How The World Cup Brought Residents Together

Jul. 18, 2014 / By

The World Cup finished this past weekend and soccer fervor has never been stronger.

During the World Cup, cafes and restaurants were packed, people glued to the TV screen as if it were a matter of life or death. People waved the flag of the country they supported. Some even painted their faces to show their support. Friendships were made, and hearts were broken.

When a game was on, the popular Aroma Di Roma Café often became so crowded that fans had to stand. Sometimes the fans of opposing teams watched the game from different sides of the café to make the competition more intense.

“Aroma Di Roma was my go-to place during the World Cup– I would gather all my friends and watch the game there,” said Long Beach resident Max Gorlov. “Usually during half time, we would talk to the people around us to see who was cheering for who. After the game we would congratulate people for their winning team. I made new friends who love soccer as much as I do and I think it was all thanks to the experience the World Cup brought.”

At El Torito, a restaurant in Long Beach, fans were calling in to reserve their seats days before the game.

“My friend invited me to watch one of the soccer games at El Torito, and when I walked in there the place was packed and everyone’s eyes were on the TV,” said Long Beach resident Jizelle Boctor. “I was cheering for Ecuador and so were all those strangers around me. When Ecuador won the match, I felt very close to all of them because we were all celebrating. It didn’t matter who was who, all that mattered that we were all supporting one team. I will definitely miss that, now that the games are over.”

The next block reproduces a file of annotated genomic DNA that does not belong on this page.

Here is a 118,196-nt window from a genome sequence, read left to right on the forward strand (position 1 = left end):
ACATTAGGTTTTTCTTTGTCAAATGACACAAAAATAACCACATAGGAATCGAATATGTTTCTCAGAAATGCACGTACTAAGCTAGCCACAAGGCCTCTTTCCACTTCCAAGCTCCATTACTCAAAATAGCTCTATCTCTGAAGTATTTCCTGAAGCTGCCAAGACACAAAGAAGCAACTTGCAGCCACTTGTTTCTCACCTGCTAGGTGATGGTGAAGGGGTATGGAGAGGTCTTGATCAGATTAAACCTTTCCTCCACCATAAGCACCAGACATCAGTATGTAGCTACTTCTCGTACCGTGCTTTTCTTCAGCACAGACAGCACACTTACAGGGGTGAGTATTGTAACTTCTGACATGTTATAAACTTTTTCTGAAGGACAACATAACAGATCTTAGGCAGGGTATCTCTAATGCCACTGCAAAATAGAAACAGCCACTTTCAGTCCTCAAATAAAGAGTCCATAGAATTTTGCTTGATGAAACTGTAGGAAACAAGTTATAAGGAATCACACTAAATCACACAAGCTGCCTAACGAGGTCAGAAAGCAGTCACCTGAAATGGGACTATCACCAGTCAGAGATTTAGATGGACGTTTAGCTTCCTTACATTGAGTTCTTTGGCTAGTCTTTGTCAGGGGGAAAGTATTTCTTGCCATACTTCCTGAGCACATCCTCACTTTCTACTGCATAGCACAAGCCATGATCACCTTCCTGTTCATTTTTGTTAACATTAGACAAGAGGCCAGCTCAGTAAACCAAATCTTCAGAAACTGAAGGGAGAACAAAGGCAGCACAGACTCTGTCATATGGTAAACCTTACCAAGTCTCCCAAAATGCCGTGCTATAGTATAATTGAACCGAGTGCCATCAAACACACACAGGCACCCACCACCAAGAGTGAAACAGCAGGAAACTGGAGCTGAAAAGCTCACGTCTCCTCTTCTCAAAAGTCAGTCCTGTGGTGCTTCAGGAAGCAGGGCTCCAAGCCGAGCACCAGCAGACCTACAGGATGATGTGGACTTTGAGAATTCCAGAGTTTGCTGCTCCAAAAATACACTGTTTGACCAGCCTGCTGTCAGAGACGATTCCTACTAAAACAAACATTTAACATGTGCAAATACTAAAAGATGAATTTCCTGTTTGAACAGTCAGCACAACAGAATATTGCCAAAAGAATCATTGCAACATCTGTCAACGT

The World Cup excitement wasn’t limited to the TV screen – many Long Beach residents took to the streets to practice what they’d seen.

“People gazing through their TVs, burning with excitement on who will move forward in the World Cup has created a motive for them to play the game themselves and enjoy every minute of it,” said Long Beach resident and street soccer player Jose Zelaya, 19. “Because of the World Cup, I think more people are actually playing soccer.”

Juan Pazmino, 21, has also noticed this trend. “Once it becomes soccer season, you know what, whether you’re a fan or not you’re gonna love it and it’s gonna be everywhere and you’re going to start going out and you’re gonna see people playing and now you’re going to want to play it. So yeah, we’re here and we see tons of people playing it. We’re meeting new faces, meeting new people. ”

One such group of soccer players were so intent on their game that when the sprinklers went off on the field, they ignored the water and just kept playing.

This soccer craze is bringing people together. “It doesn’t matter if you’re a woman or a man. Soccer knows no age and no gender and certainly no skin color,” said 21-year-old Long Beach resident Kimberly Martinez. “It unites people.”

In the video above, VoiceWaves spoke to residents who came out to play soccer outdoors during the World Cup.

 

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Suzan Al-Shammari

Suzan Al-Shammari

Suzan Al-Shammari is a graduate of Wilson High. She is originally from Iraq. She immigrated to the U.S in 2010. She speaks fluent Arabic and English. She believes that everyone has the right to speak their mind without being judged. She is a big fan of F. Scott Fitzgerald and hopes to one day reach her dream of becoming a Publicist.